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The peculiarities of the Irish border are famous. Eighty years ago it was drawn through fields, farms and rivers by civil servants who knew little more about the area than that which they’d learnt from a map. Now, people live with the consequences, owning houses where TV licenses are bought in the North and the electricity needed to run them is paid for in the South.
When a crime occurs in an area not clearly in one jurisdiction or another, the Irish Rebuplic’s An Garda Siochane and the Police Service of the Northern Ireland work together, each offering all the practical help and advice they can, the lead detective determined generally by either the location of the body or the nationality of the victim.
Consequently then, I stood with my colleagues from An Garda facing our northern counterparts through the snow-heavy wind which came running up the river. The sky above us, bruised purple and yellow in the dying sun, promised no reprieve.
We shook hands, exchanged greetings and moved to where the girl lay, prone but for one hand, which was turned towards the sky. The medical examiner, a local doctor named John Mulrooney, was kneeling beside the girl’s naked body, testing her muscles for signs of rigor mortis.
Never Short of Corpses
Nothing is as clear and as easy as it seems even according to the good will and settled co-operation of the forces. Each case DI Ben Devlin – only few people call him Benedict – is working on has it roots somehow on both sides of the border and its victims, suspects and offenders somehow also on both sides of the border. People move from the North in the South and vice versa as they like. Corpses are likely dumped just beyond the border. This practiced way of living, especially for all shady people, makes life and job difficult for any policeman independent of his jurisdiction.
Ben Devlin is used to it. He knows his neighbors, all the long-established families and their ties across the border, all his evildoers. Without causing any sensation he follows his leads and his gut feeling, assiduously and stubbornly no matter where he’ll end up.
I, Marlowe, was shocked about all the violence and all the corpses surfacing during the cases. The series isn’t like any action loaded TV series acting in NY or LA where stunts, car chases and shootings are obligatory; it acts in rural Ireland, an otherwise idyllic, secluded landscape.
It seems that the northern part of Ireland, if the Irish Republic, if Northern Ireland of the UK, everybody has his gun somewhere hidden, his fists ready for striking hard and always ready for any scam – and drinking as far as it will go. Furthermore always have in mind that anybody settles his business by himself if there is any unfinished business – in no case rely on the police force. It seems to me that there are far more people living this philosophy in the North of Ireland than elsewhere – and of course they all have memories reaching long back in time.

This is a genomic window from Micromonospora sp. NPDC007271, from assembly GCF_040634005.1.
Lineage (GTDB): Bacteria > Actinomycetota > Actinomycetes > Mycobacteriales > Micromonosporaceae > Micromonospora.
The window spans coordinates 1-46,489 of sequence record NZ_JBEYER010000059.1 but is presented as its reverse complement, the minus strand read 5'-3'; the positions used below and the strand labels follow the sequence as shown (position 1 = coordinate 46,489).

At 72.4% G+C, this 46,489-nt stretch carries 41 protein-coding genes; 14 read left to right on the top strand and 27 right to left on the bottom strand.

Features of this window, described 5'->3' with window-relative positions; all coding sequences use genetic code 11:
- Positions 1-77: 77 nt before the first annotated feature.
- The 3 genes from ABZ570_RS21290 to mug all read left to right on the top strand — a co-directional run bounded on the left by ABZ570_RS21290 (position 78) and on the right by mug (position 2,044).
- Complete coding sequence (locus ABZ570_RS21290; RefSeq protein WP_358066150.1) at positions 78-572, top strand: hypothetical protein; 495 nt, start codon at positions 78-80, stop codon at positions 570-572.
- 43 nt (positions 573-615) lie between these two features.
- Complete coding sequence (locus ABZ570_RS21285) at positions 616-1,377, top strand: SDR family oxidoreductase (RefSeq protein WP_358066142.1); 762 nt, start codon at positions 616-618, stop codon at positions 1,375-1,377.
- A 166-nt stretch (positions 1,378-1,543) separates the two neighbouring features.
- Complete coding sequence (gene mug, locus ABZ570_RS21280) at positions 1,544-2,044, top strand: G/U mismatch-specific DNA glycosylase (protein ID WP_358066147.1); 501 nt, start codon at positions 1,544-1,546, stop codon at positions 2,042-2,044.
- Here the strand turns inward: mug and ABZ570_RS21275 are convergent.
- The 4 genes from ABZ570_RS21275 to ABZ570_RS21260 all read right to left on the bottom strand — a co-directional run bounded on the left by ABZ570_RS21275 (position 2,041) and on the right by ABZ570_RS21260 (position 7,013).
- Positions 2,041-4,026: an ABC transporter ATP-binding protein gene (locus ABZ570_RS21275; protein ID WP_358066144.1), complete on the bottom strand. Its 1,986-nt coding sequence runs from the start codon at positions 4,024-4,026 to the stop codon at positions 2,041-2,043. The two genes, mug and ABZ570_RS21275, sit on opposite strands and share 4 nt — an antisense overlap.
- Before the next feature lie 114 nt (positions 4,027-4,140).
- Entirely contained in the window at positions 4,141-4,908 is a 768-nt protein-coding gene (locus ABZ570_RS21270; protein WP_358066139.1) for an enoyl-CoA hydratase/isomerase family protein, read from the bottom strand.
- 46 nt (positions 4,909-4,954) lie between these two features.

How does Ben fit into this crowd?
Ben is a do-gooder. He is married with two children. His wife is a full-time housewife and devoted mother. Both attend mass regularly – Ben often starts his day with the early mass. He is always convinced that he may help anybody even the evildoers. Once convinced of an idea to support he even sometimes forgets about his job and gets into trouble. Just as often he causes havoc when trying to smooth rough edges – people even die because of him and his commitment. Well: he is a do-gooder.
This doesn’t mean that he is a hypercorrect policeman. Like his colleagues sometimes he cannot stop from hitting. Let’s state that such a behaviour is quite common for the police force in general. Also sometimes he becomes obsessed with people or companies when he thinks that they are the root of all evil.
Coming back to his family he is a devoted husband and father. His fling with another woman (married with a shady businessman and politician) backfires and obstructs his career. His wife just closed her eyes. She is always busy with her children. Their daughter is five years old during the first novel and fifteen during the last. (Their son is five years younger.) Of course the daughter causes trouble when starting having a crush on a certain boy, when attending a Halloween bonfire where all kids are keen to get drunken … Ben is not amused. She comes home with a black eye she got when trying to help her drunken friend against the advances of a young guy. The guy is beaten up badly – not by Ben, but by his daughter’s boyfriend … and she is filled with indignation about Ben whom she actually expected to do the beating. Although living in the 21st century it seems that family rules and expectation are more old-fashioned as well as the plans for the future of their daughter like finding a husband, marriage and children.
However, Ben likes to come home in the evening and stay with his family. When the phone rings … he jumps into action and sometimes solving crimes seem more important than the needs of his family.
What happens in the north of Ireland?
Of course there are again and again encounters with the fallout of the Troubles. Revenge is a dish served even after twenty years. This is also true for any crimes out of greed for money which happened ten years ago, twenty years ago. If there are any victims of past crimes, any collateral damages you may be sure that someone will arrive and start killing the culprits. In general this leads to many corpses and Ben has to unravel past events to understand fresh crimes. This isn’t easy because most of the people involved like to keep silent towards the police.
He and his colleagues have to deal with organized smuggling, human trafficking, drug dealing, money laundering … in addition to the hidden acts of the Troubles. Rural Ireland suddenly isn’t any more so idyllic and beautiful and pure.